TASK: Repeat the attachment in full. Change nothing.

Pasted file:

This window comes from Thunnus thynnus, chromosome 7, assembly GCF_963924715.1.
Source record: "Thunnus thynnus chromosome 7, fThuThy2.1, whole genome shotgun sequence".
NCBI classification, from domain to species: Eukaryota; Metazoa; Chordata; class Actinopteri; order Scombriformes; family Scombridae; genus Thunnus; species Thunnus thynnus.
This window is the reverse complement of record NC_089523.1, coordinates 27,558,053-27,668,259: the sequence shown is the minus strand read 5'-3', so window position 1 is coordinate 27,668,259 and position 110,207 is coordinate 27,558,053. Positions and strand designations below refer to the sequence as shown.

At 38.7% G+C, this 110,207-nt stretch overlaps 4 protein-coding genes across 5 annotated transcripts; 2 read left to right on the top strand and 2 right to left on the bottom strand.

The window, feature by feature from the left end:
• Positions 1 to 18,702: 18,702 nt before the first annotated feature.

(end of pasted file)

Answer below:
This window comes from Thunnus thynnus, chromosome 7, assembly GCF_963924715.1.
Source record: "Thunnus thynnus chromosome 7, fThuThy2.1, whole genome shotgun sequence".
NCBI classification, from domain to species: Eukaryota; Metazoa; Chordata; class Actinopteri; order Scombriformes; family Scombridae; genus Thunnus; species Thunnus thynnus.
This window is the reverse complement of record NC_089523.1, coordinates 27,558,053-27,668,259: the sequence shown is the minus strand read 5'-3', so window position 1 is coordinate 27,668,259 and position 110,207 is coordinate 27,558,053. Positions and strand designations below refer to the sequence as shown.

At 38.7% G+C, this 110,207-nt stretch overlaps 4 protein-coding genes across 5 annotated transcripts; 2 read left to right on the top strand and 2 right to left on the bottom strand.

The window, feature by feature from the left end:
• Positions 1 to 18,702: 18,702 nt before the first annotated feature.